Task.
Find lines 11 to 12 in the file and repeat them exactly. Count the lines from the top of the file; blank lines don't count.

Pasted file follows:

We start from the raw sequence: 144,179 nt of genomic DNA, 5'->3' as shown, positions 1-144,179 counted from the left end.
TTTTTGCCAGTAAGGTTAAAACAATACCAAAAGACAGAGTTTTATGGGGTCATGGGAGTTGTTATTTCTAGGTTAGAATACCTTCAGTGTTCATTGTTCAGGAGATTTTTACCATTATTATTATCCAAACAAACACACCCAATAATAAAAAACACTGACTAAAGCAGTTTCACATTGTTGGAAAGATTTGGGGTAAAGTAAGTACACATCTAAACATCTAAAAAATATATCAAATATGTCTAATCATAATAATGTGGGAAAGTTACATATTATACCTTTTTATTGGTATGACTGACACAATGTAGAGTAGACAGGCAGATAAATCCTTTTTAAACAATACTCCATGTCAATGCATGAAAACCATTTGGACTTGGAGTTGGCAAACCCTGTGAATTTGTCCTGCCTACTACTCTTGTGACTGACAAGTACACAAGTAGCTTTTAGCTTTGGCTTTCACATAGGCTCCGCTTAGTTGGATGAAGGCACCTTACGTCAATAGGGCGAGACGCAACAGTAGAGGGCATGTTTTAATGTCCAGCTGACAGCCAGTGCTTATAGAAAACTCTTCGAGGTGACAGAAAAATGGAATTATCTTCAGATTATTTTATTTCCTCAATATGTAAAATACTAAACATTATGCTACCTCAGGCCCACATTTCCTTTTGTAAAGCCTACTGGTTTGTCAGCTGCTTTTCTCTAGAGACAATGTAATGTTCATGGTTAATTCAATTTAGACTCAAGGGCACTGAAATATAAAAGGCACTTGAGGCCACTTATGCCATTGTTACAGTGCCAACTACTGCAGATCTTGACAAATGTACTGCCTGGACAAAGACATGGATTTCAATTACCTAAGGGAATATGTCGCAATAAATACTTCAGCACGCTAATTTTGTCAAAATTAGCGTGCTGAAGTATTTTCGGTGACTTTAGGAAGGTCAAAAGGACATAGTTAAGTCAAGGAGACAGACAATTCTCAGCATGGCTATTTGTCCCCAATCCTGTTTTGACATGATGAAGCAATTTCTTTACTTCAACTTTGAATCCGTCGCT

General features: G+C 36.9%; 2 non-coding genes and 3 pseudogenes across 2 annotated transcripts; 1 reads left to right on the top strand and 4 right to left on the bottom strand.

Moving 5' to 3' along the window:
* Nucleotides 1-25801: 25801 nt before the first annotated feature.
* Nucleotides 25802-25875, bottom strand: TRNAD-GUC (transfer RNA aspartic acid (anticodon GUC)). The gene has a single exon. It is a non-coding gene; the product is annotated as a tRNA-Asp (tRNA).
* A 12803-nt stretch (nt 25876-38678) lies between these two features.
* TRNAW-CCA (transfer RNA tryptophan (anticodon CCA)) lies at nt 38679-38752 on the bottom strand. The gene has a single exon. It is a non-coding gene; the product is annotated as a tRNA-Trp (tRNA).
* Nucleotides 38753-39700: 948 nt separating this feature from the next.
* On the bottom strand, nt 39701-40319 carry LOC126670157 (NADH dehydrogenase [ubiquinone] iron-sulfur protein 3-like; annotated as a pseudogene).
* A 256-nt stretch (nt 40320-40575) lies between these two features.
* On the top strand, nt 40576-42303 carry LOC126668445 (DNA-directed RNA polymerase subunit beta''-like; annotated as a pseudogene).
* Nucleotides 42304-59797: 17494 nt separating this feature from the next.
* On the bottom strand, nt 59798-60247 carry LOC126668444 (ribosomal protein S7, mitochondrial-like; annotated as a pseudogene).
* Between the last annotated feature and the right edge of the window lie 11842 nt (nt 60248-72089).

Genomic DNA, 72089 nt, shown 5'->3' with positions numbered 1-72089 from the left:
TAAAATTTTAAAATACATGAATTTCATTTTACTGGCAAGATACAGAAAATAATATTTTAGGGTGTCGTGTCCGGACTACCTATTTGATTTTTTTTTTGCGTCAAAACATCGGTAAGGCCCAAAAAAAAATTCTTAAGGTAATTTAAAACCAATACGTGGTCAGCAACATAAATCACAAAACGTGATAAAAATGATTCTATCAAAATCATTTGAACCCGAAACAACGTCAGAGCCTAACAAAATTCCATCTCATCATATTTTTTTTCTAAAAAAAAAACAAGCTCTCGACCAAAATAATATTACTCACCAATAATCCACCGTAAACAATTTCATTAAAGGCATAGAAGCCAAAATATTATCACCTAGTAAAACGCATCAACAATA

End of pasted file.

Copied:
* A 256-nt stretch (nt 40320-40575) lies between these two features.
* On the top strand, nt 40576-42303 carry LOC126668445 (DNA-directed RNA polymerase subunit beta''-like; annotated as a pseudogene).